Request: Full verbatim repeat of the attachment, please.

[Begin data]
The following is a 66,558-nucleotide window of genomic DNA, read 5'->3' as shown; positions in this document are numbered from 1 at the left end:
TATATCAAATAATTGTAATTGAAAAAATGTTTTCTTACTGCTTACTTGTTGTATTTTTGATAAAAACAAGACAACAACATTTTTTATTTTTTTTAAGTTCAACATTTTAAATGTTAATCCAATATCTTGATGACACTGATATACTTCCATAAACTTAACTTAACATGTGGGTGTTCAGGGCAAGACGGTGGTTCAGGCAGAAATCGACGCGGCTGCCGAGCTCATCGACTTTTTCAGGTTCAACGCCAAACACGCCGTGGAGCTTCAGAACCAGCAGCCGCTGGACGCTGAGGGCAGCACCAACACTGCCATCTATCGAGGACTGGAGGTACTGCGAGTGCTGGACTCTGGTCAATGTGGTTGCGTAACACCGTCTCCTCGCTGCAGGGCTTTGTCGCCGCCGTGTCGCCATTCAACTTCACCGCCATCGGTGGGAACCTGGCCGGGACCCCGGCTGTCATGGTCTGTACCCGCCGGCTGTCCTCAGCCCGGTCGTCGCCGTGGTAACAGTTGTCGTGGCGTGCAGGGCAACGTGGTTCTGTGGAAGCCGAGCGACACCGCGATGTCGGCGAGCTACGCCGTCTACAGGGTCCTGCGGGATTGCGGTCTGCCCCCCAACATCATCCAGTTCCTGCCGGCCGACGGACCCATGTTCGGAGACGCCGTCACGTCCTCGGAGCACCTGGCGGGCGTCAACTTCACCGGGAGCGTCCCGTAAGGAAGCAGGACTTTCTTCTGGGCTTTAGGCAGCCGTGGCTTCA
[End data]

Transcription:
The following is a 66,558-nucleotide window of genomic DNA, read 5'->3' as shown; positions in this document are numbered from 1 at the left end:
TATATCAAATAATTGTAATTGAAAAAATGTTTTCTTACTGCTTACTTGTTGTATTTTTGATAAAAACAAGACAACAACATTTTTTATTTTTTTTAAGTTCAACATTTTAAATGTTAATCCAATATCTTGATGACACTGATATACTTCCATAAACTTAACTTAACATGTGGGTGTTCAGGGCAAGACGGTGGTTCAGGCAGAAATCGACGCGGCTGCCGAGCTCATCGACTTTTTCAGGTTCAACGCCAAACACGCCGTGGAGCTTCAGAACCAGCAGCCGCTGGACGCTGAGGGCAGCACCAACACTGCCATCTATCGAGGACTGGAGGTACTGCGAGTGCTGGACTCTGGTCAATGTGGTTGCGTAACACCGTCTCCTCGCTGCAGGGCTTTGTCGCCGCCGTGTCGCCATTCAACTTCACCGCCATCGGTGGGAACCTGGCCGGGACCCCGGCTGTCATGGTCTGTACCCGCCGGCTGTCCTCAGCCCGGTCGTCGCCGTGGTAACAGTTGTCGTGGCGTGCAGGGCAACGTGGTTCTGTGGAAGCCGAGCGACACCGCGATGTCGGCGAGCTACGCCGTCTACAGGGTCCTGCGGGATTGCGGTCTGCCCCCCAACATCATCCAGTTCCTGCCGGCCGACGGACCCATGTTCGGAGACGCCGTCACGTCCTCGGAGCACCTGGCGGGCGTCAACTTCACCGGGAGCGTCCCGTAAGGAAGCAGGACTTTCTTCTGGGCTTTAGGCAGCCGTGGCTTCA